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“Painted Portrait”

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“R oo wrkg n m mth?” Mrs. Brumby said, moving her lips as little as possible, just in case.

“No, you can talk,” Brianna assured her, suppressing a smile. “Don’t move your hands, though.”

“Oh, of course!” The hand that had risen unconsciously to fiddle with her densely sculpted curls dropped like a stone into her lap, but then she giggled. “Must I have Heike feed me my elevenses? I hear her coming.”

Heike weighed about fourteen stone and could be heard coming for some considerable time before she appeared, the wooden heels of her shoes striking the bare floorboards of the hall with a measured tread like the thump of a bass drum.

“I have got to do that floor-cloth,” Bree said, not realizing that she’d spoken aloud until Angelina laughed.

“Oh, do,” she said. “I meant to tell you, Mr. Brumby says he prefers the pineapples, and could you possibly have it ready by Wednesday-week? He wants to have a great dinner for Colonel Campbell and his staff. In gratitude, you know, for his gallant defense of the city.” She hesitated, her little pink tongue darting out to touch her lips. “Do you think… er… I don’t wish to—to be—that is—”

Brianna made a hasty dab, a streak of pale pink catching the shine of light on the roundness of Angelina’s delicate forearm.

“It’s all right,” she said, barely attending. “Don’t move your fingers.”

“No, no!” Angelina said, twitching her fingers guiltily, then trying to remember how they’d been.

“That’s fine, don’t move!”

Angelina froze, and Bree managed the suggestion of shadow between the fingers while Heike clumped in. To her surprise, though, there was no sound of rattling tea-things, nor any hint of the cake she’d smelled baking this morning as she dressed.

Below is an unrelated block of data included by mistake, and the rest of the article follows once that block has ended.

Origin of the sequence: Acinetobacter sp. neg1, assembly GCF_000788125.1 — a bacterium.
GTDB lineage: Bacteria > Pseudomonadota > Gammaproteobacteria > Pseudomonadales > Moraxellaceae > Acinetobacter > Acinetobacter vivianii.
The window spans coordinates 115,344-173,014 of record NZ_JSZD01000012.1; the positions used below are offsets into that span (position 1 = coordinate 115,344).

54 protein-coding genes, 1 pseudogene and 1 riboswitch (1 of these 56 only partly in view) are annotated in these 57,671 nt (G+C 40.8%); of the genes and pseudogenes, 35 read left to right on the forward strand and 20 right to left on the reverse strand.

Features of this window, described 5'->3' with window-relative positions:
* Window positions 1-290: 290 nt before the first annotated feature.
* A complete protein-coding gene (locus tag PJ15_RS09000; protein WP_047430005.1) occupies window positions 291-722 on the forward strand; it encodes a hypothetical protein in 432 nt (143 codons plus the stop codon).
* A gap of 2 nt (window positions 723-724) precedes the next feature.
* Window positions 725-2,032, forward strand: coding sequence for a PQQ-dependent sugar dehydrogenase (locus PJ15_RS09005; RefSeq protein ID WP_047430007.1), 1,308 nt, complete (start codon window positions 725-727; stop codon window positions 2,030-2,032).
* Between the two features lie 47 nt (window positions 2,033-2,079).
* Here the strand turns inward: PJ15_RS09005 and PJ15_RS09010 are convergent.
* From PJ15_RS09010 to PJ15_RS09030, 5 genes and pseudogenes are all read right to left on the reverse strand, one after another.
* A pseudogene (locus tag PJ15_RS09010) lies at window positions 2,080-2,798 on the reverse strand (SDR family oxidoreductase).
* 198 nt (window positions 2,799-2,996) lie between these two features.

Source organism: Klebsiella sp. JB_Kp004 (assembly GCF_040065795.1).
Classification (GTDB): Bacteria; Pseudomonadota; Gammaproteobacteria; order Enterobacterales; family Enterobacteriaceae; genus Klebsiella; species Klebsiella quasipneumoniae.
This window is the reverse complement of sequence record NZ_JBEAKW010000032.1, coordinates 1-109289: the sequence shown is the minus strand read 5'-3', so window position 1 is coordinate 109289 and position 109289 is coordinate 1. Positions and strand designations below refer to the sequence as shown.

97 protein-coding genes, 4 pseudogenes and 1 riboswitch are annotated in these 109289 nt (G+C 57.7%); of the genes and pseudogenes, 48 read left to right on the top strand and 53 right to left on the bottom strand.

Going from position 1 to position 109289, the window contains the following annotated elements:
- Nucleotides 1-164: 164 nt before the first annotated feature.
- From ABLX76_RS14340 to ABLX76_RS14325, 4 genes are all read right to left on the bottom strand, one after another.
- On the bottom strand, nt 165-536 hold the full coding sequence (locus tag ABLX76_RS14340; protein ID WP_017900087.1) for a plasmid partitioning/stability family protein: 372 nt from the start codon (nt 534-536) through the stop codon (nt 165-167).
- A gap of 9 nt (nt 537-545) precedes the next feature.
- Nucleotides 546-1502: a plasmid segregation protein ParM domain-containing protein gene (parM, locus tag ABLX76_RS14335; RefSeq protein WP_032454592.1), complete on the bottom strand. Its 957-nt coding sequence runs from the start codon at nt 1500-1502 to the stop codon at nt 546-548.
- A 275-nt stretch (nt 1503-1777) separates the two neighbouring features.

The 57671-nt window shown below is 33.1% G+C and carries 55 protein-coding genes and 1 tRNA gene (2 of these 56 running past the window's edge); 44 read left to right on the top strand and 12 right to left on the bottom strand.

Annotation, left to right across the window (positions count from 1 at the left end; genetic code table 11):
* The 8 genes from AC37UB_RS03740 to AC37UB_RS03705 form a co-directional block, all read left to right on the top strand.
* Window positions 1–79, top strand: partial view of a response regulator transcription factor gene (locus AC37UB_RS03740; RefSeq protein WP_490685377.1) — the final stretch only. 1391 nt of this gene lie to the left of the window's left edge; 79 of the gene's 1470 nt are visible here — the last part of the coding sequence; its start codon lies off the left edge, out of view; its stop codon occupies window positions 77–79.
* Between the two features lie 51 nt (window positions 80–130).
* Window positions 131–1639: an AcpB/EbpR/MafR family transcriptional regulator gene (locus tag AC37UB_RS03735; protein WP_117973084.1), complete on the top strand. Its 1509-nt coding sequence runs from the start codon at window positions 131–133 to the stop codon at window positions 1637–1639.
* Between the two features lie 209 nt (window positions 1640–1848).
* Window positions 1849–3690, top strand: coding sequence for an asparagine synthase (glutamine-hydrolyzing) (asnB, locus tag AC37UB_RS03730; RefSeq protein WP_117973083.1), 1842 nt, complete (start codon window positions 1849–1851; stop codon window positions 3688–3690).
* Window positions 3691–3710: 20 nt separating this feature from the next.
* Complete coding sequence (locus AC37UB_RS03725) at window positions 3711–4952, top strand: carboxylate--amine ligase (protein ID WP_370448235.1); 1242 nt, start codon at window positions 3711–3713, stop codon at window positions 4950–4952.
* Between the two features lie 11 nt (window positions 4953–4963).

“What is it, Heike?” Mrs. Brumby was sitting rigidly erect, and while she’d been given permission to talk, kept her eyes fixed on the vase of flowers Brianna had given her as a focus spot. “Where is our morning tea?”

“Ist ein Mann,” Heike informed her mistress portentously, dropping her voice as though to avoid being overheard.

“Someone at the door, you mean?” Angelina risked a curious glance at the studio door before jerking her eyes back into line. “What sort of man?”

Heike pursed her lips and nodded at Brianna.

“Ein Soldat. Er will sie sehen.”

“A soldier?” Angelina dropped her pose and looked at Brianna in astonishment. “And he wants to see Mrs. MacKenzie? You’re sure of that, Heike? You don’t think he might want Mr. Brumby?”

Heike was fond of her young mistress and refrained from rolling her eyes, instead merely nodding again at Bree.

“Her,” she said in English. “Er sagte, ‘die Lay-dee Pain-ter.’” She folded her hands under her apron and waited with patience for further instructions.

“Oh.” Angelina was clearly at a loss—and just as clearly had lost all sense of her pose.

“Shall I go and talk to him?” Bree inquired. She swished her brush in the turps and wrapped it in a bit of damp rag.

“Oh, no—bring him here, will you, Heike?” Angelina plainly wanted to know what this visitation was about. And, Bree thought with an internal smile, seeing Angelina poke hastily at her hair, be seen in the thrilling position of being painted.

The soldier in question proved to be a very young man in the uniform of the Continental Army. Angelina gasped at sight of him and dropped the glove she was holding in her left hand.

“Who are you, sir?” she demanded, sitting up as straight as she possibly could. “And how come you here, may I ask?”

“Your servant, ma’am,” the young man replied, “and yours, ma’am,” turning to Brianna. He withdrew a sealed note from the bosom of his coat and bowed to her. “If I may take the liberty of inquiring—are you Mrs. Roger MacKenzie?”

She felt as though she’d been dropped abruptly down a glacial abyss, freezing cold and ice-blind. Confused memories of yellow telegrams seen in war movies, the looming threat of the siege, and where was he?

Return to my webpage for GO TELL THE BEES THAT I HAVE GONE (Book Nine).

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